Aldi has overtaken the Co-op to become the fifth largest supermarket in the UK, now sitting behind the ‘Big Four’ grocers Morrisons, Asda, Sainsbury’s and Tesco.
It’s an impressive achievement given just 10 years ago the so-called discounter was the tenth biggest food retailer. But, on the back of a 12.4% year-on-year increase in sales for the last quarter (up to 29 January 2017) the brand increased its market share by 0.6 percentage points to clinch fifth place for the first time, according to Kantar Worldpanel.
“Just a decade [Aldi] accounted for less than 2% of the grocery market,” said Fraser McKevitt, head of retail and consumer insight at Kantar Worldpanel.
“Since then the grocer has grown rapidly, climbing the rankings by an impressive five places to hold a 6.2% market share. Underpinned by an extensive programme of store openings, the past quarter has seen Aldi attract 826,000 more shoppers than during the same period last year”
What’s more evident of Aldi’s hold on the market is that it’s place in the top 5 came as Co-op also increased sales by 2% which was “well ahead of the market,” according to McKevitt.
Aldi competitor Lidl saw a 9.4% sales increase for the same period, giving it a 4.5% of the UK grocery market.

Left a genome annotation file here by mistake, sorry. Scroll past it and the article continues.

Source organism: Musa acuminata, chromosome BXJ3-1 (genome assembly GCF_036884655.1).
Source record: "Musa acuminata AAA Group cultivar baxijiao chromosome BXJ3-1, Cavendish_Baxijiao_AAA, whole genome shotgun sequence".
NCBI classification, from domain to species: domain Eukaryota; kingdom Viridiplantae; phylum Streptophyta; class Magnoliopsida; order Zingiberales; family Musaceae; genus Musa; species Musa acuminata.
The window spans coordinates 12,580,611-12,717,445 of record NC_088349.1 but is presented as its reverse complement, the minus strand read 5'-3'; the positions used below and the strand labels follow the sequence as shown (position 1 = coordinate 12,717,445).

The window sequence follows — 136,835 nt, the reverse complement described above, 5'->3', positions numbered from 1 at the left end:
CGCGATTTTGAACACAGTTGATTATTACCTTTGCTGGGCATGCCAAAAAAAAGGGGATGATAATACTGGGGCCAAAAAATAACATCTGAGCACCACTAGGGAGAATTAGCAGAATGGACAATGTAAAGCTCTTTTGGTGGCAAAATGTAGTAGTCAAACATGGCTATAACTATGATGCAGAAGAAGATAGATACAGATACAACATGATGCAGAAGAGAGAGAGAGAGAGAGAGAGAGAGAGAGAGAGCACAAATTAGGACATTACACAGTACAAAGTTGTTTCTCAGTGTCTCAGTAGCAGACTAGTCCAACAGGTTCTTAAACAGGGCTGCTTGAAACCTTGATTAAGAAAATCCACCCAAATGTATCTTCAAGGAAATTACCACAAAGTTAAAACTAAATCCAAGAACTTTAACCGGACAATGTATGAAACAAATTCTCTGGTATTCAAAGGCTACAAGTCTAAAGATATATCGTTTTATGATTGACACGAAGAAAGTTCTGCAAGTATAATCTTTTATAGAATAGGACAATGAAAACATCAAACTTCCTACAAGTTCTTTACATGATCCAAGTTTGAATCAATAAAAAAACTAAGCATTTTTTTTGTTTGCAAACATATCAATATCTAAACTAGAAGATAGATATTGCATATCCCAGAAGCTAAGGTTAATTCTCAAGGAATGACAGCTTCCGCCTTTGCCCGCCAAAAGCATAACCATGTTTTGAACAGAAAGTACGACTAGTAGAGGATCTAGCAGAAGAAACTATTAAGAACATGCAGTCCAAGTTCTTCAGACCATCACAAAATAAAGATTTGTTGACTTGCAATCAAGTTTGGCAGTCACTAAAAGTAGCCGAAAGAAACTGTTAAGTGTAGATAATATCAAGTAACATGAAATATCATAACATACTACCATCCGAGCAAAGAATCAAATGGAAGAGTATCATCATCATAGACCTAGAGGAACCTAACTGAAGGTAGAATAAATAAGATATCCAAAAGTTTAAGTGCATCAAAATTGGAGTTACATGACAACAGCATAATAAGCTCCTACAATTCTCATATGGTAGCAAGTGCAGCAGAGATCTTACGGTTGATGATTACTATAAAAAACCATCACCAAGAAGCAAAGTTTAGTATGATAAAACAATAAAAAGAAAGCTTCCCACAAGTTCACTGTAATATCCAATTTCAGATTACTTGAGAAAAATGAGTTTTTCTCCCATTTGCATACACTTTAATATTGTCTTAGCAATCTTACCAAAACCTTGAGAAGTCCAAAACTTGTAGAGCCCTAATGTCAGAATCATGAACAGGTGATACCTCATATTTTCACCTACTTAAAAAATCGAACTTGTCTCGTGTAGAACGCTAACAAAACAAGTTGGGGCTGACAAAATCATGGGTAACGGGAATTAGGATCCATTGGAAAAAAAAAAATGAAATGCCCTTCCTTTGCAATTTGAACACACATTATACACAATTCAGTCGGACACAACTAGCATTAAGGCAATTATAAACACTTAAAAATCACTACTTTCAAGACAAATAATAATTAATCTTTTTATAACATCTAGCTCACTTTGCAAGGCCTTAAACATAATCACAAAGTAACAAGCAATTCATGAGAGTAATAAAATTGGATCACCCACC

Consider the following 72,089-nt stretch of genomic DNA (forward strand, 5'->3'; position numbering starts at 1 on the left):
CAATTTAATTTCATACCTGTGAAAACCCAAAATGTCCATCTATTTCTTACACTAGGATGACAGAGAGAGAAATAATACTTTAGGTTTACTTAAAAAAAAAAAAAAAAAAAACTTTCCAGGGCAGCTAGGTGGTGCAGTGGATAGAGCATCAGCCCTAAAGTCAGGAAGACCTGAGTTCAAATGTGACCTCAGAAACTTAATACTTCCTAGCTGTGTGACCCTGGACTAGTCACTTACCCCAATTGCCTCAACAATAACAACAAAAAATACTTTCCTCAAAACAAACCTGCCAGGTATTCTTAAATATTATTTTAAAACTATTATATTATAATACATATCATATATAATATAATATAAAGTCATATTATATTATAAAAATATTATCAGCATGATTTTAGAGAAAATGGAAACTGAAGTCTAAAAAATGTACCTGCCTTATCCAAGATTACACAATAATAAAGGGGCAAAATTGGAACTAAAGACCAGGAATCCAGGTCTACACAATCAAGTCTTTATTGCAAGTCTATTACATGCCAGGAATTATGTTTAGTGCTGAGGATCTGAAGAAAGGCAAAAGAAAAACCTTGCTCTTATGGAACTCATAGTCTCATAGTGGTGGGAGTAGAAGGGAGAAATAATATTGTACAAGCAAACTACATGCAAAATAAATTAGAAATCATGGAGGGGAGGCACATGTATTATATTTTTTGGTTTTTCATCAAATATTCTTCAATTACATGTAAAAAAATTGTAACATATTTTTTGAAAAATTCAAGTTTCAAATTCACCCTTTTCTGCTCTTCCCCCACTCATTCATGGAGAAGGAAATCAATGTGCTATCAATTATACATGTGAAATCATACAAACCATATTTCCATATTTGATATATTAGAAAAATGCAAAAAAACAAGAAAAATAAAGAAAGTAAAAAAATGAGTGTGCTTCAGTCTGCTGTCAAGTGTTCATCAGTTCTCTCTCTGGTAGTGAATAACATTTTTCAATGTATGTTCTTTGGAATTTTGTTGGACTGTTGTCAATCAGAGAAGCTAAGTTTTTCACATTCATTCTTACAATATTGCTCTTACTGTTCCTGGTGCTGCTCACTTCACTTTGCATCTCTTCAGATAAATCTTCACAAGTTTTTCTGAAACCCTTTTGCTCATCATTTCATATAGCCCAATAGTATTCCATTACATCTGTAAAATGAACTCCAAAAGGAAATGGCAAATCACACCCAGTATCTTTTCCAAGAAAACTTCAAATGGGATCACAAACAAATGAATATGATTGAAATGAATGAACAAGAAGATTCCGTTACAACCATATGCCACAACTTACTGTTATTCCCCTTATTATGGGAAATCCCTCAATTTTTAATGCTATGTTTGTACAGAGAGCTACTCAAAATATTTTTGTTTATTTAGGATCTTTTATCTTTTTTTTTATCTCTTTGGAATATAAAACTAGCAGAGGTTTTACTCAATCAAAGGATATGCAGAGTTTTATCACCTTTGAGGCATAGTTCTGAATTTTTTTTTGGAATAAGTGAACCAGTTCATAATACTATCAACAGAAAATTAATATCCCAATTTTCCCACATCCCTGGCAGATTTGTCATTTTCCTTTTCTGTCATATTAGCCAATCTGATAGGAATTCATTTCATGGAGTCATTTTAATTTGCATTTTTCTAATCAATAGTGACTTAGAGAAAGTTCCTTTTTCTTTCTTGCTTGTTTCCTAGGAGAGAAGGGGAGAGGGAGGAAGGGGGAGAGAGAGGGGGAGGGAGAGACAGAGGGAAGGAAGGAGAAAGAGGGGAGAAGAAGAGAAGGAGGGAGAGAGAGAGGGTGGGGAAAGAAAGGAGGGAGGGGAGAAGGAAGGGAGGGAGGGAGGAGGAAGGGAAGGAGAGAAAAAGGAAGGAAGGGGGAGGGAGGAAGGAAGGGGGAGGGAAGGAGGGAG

Overall, the market continues to grow faster than it did in 2016, with supermarket sales up 1.7% on last year and eight of the nine major retailers saw positive sales growth during the past 12 weeks.
Morrisons was the fastest-growing retailer within the big four, increasing its market share for the first time since June 2015 with a sales uplift of 1.9% year on year.
Tesco saw growth for the fifth consecutive period, with sales up 0.3% year-on-year. But, its market share fell to 28.1%. Likewise, Sainsbury’s sales remained flat and its share fell by 0.3 percentage points to stand at 16.5%.
However, Asda suffered the worst over the quarter, with a 1.9% fall in sales. Although its share dropped by 0.6 percentage points over the quarter, the retailer did manage to increase the number of shoppers visiting its stores compared to the same period last year.
Finally, Waitrose and Iceland all continued to grow. Boosting sales by 3.4%, Waitrose increased its share of the grocery market to 5.3%, while Iceland – up 8.6% year on year – saw sales growth for the tenth consecutive period.
The coming year will continue to be a tense one as rising prices continue. “We saw [price increases] at Christmas for the first time since 2014 and [they] have continued into the new year, with like-for-like inflation on a basket of everyday groceries climbing to 0.7%,” added McKevitt.
“If prices continue to rise at the same rate for the rest of 2017, shoppers will find themselves around £27 worse off.”